• Publicly available.
  2. A Wrap Fee Program Brochure (Part 2A, Appendix 1)
  3. The “Brochure Supplement” (Part 2B)
    • SEC-registered firms and firms registered in states that have adopted the new Part 2 must complete.
    • Not filed electronically.
    • Not publicly available.

The SEC has not provided a specific form that IAs must use when preparing the new Part 2.  The following provides general guidelines on how to structure the Firm Brochure and Brochure Supplement, as well as what content to include.  A full version of the new Part 2 instructions is available here.  Firms applying for SEC registration for the first time after January 1, 2011 are required to use the new Part 2.  Existing SEC-registered firms may use either the old Part II or the new Part 2 between October 12, 2010 and December 31, 2010.  However, beginning January 1, 2011, firms will have to use the new Part 2 for their 2011 annual updating amendment.

More information about the filing and delivery deadlines for the new Part 2A and 2B are available here.

Firm Brochure (Part 2A)

The Firm Brochure requires an adviser to provide information about the firm’s business practices and conflicts of interest. Many of the disclosure items are similar to those required in the old Part II, such as a discussion of the advisory business and the types of clients.  However, new disclosure items include a discussion of material changes since the last annual amendment as well as a discussion of potential conflicts of interest and how the firm will address such conflicts.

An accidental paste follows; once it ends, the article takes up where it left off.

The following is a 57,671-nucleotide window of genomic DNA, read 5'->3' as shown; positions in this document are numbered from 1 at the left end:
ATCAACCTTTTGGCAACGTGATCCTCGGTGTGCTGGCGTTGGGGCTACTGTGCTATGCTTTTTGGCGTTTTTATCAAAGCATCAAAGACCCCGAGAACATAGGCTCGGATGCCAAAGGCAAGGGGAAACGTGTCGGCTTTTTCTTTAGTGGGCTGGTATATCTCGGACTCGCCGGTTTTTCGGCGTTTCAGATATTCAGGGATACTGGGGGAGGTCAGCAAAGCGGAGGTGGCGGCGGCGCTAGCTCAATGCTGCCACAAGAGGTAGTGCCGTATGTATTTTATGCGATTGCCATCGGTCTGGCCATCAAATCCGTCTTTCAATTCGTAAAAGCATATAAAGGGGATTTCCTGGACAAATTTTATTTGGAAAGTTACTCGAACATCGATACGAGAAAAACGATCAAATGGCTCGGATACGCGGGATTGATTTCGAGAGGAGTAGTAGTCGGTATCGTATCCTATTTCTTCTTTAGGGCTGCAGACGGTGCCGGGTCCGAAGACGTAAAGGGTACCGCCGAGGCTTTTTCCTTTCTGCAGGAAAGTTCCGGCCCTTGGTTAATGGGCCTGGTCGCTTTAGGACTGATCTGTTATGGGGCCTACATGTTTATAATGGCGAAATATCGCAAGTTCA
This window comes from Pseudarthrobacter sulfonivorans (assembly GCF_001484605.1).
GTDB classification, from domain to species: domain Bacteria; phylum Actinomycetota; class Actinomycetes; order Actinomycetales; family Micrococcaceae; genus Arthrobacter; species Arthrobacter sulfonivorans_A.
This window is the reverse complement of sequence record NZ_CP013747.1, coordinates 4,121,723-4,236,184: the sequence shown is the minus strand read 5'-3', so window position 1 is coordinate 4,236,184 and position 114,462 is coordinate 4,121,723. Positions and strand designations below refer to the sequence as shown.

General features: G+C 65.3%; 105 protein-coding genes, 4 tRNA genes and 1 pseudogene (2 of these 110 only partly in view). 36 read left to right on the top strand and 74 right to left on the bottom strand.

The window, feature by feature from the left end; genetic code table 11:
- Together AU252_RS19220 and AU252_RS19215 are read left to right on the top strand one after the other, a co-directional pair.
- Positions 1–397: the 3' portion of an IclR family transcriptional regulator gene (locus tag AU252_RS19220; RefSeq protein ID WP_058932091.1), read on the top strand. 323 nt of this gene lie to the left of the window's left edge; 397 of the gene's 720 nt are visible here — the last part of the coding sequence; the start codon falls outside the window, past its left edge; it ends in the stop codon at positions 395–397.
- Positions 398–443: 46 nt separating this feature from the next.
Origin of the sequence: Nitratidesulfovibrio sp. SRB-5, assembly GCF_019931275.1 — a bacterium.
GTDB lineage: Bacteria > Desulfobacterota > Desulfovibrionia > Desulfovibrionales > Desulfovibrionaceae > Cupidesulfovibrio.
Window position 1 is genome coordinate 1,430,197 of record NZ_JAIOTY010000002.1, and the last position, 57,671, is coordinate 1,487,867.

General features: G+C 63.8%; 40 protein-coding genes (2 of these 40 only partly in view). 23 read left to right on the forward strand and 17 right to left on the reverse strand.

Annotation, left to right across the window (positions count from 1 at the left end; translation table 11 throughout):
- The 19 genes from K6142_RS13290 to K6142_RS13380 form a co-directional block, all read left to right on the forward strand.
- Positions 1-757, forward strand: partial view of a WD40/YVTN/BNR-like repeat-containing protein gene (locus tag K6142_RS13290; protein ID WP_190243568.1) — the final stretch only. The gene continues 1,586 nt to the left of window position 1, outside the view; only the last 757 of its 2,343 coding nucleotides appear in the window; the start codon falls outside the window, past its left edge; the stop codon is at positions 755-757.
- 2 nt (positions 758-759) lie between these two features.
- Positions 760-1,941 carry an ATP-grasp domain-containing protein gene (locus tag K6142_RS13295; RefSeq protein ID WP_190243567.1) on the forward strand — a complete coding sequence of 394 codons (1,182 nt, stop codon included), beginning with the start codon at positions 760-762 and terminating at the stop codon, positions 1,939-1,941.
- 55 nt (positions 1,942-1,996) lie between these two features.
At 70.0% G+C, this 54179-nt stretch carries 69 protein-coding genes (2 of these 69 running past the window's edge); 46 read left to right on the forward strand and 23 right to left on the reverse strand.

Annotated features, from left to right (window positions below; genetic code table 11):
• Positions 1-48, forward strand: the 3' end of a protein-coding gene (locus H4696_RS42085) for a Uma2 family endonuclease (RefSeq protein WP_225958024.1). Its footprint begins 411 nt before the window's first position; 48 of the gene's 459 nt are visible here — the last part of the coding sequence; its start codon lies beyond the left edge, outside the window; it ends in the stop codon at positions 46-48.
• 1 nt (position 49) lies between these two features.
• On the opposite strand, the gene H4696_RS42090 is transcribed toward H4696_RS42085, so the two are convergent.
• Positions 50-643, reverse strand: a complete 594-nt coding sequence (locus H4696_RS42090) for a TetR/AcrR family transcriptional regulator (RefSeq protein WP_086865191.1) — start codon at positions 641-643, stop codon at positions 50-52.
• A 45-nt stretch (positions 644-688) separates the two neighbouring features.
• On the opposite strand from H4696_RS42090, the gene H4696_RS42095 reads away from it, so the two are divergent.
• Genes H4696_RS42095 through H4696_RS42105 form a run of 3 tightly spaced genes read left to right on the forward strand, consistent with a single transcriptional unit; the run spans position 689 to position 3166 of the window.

The Brochure consists of 18 separate disclosure items for SEC-registrations and additional items specifically for state-registrations.  Each item must be addressed, even if it is not applicable to the adviser.  The adviser may simply state it is not applicable.  The following is a summary of the disclosure items in the Firm Brochure:

  • Item 1 – Cover Page
    • Firm name, business address, contact information, website (if any) and the date of the Brochure.